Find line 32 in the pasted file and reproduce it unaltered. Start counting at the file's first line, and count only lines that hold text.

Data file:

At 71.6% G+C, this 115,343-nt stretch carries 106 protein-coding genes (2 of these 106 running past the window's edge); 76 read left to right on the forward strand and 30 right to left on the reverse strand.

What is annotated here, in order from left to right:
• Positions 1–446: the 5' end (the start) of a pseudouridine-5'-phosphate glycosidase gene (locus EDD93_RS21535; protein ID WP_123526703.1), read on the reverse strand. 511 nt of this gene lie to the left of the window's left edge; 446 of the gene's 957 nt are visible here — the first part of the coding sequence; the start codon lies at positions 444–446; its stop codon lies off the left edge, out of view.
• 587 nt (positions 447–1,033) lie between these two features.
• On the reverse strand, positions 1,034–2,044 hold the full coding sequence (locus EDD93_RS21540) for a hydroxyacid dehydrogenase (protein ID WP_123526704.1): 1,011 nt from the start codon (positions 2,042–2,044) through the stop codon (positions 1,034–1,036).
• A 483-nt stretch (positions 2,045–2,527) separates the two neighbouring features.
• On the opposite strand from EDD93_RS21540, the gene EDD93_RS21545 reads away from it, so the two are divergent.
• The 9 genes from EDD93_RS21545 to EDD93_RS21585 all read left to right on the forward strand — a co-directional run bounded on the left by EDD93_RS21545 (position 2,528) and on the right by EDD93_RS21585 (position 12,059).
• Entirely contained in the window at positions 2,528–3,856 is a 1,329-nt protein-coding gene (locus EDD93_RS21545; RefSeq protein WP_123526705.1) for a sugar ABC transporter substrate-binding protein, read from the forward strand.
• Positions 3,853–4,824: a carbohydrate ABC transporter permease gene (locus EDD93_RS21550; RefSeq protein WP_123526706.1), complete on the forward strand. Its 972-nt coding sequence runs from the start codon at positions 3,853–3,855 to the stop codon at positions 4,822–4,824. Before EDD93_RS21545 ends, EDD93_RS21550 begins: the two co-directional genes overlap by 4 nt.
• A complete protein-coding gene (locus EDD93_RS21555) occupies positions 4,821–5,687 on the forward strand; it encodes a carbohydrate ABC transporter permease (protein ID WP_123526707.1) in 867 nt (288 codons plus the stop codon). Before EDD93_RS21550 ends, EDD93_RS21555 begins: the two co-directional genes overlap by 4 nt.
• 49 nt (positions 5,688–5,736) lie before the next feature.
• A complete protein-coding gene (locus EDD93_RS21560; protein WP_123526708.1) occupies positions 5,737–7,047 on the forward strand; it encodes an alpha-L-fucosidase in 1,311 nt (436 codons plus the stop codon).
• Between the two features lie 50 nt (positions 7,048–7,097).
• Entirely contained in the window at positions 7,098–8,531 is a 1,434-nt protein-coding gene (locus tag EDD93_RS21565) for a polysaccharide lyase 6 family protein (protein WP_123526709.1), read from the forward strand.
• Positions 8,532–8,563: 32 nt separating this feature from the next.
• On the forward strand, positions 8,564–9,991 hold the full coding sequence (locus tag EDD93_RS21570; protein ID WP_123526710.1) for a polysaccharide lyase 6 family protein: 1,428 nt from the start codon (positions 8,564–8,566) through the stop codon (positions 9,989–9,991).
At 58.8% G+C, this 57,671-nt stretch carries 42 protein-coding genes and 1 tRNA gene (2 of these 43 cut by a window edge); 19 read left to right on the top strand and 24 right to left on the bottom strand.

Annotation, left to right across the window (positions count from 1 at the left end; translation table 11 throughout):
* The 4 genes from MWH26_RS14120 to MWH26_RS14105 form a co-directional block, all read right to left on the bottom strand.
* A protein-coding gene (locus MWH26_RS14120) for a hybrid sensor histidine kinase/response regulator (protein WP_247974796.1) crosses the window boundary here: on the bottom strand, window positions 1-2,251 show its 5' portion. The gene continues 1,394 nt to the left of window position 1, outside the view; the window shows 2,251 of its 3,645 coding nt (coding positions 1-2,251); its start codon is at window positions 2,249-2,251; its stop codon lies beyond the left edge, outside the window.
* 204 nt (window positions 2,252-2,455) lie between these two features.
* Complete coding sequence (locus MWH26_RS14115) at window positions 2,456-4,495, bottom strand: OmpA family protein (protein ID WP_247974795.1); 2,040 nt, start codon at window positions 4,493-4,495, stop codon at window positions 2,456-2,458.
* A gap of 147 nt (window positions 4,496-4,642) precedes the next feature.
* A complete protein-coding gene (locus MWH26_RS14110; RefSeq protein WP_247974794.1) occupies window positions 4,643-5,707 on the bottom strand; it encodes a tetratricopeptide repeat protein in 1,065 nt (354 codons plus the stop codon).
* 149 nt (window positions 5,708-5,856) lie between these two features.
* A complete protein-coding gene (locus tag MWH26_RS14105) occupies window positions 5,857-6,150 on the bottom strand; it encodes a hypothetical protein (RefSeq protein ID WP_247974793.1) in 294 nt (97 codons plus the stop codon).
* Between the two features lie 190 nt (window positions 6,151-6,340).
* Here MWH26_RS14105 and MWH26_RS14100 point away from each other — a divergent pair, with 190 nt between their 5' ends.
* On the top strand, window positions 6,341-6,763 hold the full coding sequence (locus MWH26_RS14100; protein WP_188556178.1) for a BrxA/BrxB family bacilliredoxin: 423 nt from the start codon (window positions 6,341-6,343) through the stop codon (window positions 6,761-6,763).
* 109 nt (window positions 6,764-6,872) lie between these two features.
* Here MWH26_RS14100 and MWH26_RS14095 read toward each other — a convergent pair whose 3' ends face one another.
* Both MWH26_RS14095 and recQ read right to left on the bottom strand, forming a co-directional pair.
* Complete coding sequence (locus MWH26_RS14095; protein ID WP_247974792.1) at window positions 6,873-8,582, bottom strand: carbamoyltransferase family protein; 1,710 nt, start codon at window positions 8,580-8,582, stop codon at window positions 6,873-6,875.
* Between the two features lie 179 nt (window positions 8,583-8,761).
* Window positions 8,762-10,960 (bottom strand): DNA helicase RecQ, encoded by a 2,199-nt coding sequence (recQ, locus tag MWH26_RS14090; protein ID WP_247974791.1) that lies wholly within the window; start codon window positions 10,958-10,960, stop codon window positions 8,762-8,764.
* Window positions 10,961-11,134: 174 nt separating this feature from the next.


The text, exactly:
* Here MWH26_RS14100 and MWH26_RS14095 read toward each other — a convergent pair whose 3' ends face one another.